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Dig Dis Sci. 2013 Aug;58(8):2369-75. doi: 10.1007/s10620-013-2659-0. Epub 2013 Mar 30.

Revising the upper limit of normal for levels of serum alanine aminotransferase in a Middle Eastern population with normal liver histology.

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Department of Medicine, Gastroenterology and Hepatology Unit (59) and Liver Research Center, College of Medicine, King Saud University, PO Box 2925, Riyadh, 11461, Saudi Arabia.



Recently, the upper limits of normal (ULN) for alanine-aminotransferase (ALT) has been recommended to be lowered to ≤ 30 U/l in men and ≤ 19 U/l in women.


To evaluate the ALT concentrations in a healthy Middle Eastern population with biopsy-proven normal liver tissue.


ALT values were calculated from 175 consecutive Saudi potential living liver donors who underwent a liver biopsy as part of a stepwise pretransplant workup.


The mean age of the 110 potential donors with normal liver histology was 27 ± 6.2 years for men and 38.6 ± 7.1 years for women. The mean body mass index (BMI) levels were 23.0 ± 3.5 kg/m(2) for men and 24.7 ± 3.25 kg/m(2) for women, and the ALT levels were higher in male patients (22.6 ± 9 vs. 16.4 U/l ± 8, p value = 0.003). Multivariate linear regression showed that BMI and sex were independent variables that were positively associated with the levels of ALT (p < 0.0001). Moreover, when we analyzed donors according to the Prati criteria, 63 (36.0 %) of the individuals were classified into this subgroup. The mean ALT concentration was 12.9 U/l ± 4.5 in women and 19.7 U/l ± 6.9 in men, and these values were significantly lower than those obtained from subjects who did not fit the Prati criteria (19.4 U/l ± 1.8, p = 0.04 for women and 29.0 U/l ± 12.1, p = <0.0001 for men). Thus, we calculated healthy ALT values of 33 IU/l for men and 22 IU/l for women.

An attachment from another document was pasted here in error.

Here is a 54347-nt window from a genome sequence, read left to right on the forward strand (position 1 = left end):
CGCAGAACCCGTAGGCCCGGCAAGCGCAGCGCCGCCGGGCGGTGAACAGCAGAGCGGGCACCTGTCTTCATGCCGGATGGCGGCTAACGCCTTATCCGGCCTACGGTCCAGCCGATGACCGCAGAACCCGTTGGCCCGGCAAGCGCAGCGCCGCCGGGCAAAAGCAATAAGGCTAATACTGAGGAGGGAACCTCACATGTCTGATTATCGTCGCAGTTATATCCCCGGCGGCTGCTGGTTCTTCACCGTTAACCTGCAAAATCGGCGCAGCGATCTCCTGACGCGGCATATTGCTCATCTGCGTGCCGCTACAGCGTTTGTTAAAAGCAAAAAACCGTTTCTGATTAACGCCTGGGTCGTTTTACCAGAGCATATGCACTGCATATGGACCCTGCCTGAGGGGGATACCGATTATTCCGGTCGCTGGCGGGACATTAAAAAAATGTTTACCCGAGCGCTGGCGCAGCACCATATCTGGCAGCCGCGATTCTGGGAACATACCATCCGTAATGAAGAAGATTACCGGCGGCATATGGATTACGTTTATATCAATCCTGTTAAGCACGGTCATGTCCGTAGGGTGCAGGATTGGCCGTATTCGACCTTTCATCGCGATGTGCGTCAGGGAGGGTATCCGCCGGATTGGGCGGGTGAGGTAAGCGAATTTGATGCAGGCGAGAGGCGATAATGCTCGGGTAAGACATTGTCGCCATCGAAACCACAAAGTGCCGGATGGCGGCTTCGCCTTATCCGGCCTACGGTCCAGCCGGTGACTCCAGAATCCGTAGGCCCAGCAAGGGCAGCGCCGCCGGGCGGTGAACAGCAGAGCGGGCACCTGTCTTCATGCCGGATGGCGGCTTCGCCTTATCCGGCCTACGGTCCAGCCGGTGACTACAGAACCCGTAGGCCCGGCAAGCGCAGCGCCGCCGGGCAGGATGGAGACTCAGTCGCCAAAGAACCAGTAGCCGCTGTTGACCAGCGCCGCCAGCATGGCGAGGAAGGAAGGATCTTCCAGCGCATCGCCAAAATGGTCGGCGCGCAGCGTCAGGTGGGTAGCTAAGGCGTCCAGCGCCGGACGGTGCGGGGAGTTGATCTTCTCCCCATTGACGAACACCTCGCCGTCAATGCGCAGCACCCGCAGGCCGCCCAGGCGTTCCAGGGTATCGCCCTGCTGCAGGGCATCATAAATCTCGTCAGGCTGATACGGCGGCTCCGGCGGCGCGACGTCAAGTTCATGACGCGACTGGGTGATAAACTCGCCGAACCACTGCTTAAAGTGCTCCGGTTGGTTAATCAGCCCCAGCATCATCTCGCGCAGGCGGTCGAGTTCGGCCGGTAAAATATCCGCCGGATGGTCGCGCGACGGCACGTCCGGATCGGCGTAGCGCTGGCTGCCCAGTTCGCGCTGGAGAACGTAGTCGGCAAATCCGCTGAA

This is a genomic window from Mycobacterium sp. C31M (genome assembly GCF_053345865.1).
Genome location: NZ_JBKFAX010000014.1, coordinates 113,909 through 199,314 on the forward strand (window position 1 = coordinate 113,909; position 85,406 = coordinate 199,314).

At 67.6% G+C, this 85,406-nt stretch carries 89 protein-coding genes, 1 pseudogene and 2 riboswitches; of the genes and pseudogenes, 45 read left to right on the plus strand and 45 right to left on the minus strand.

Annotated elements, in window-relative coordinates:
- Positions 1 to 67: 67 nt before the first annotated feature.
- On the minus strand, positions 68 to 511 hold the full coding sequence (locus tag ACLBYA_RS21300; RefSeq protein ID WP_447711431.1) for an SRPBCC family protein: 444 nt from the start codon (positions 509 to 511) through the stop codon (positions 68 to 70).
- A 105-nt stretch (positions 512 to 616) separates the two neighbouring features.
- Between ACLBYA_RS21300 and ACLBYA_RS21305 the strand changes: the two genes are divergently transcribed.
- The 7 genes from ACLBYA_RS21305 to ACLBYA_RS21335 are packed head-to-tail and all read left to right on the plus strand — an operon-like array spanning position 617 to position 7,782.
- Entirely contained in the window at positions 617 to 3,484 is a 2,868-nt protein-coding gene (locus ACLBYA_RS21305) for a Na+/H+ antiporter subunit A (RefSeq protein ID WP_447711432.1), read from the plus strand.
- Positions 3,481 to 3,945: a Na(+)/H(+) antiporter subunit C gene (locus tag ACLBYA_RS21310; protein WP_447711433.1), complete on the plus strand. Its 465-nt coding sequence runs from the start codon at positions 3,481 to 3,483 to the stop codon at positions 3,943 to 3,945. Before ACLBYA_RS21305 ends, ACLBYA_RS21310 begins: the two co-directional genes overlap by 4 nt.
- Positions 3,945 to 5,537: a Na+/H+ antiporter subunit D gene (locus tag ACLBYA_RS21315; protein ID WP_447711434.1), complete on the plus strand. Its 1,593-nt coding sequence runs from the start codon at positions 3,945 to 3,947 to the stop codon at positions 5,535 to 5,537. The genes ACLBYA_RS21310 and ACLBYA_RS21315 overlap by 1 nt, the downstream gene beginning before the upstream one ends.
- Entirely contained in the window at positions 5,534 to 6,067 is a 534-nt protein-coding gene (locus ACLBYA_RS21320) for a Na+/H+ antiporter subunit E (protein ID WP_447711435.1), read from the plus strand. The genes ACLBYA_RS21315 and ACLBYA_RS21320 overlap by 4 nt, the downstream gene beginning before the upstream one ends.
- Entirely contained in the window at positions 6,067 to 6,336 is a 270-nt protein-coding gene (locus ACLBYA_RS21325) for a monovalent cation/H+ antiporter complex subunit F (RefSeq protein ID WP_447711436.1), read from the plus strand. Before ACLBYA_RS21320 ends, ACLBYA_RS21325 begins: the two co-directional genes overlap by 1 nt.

The ULN for ALT levels in Middle Eastern populations should be lowered, including separate values for males and females. Furthermore, metabolic parameters were shown to have a significant effect on ALT levels.

[Indexed for MEDLINE]

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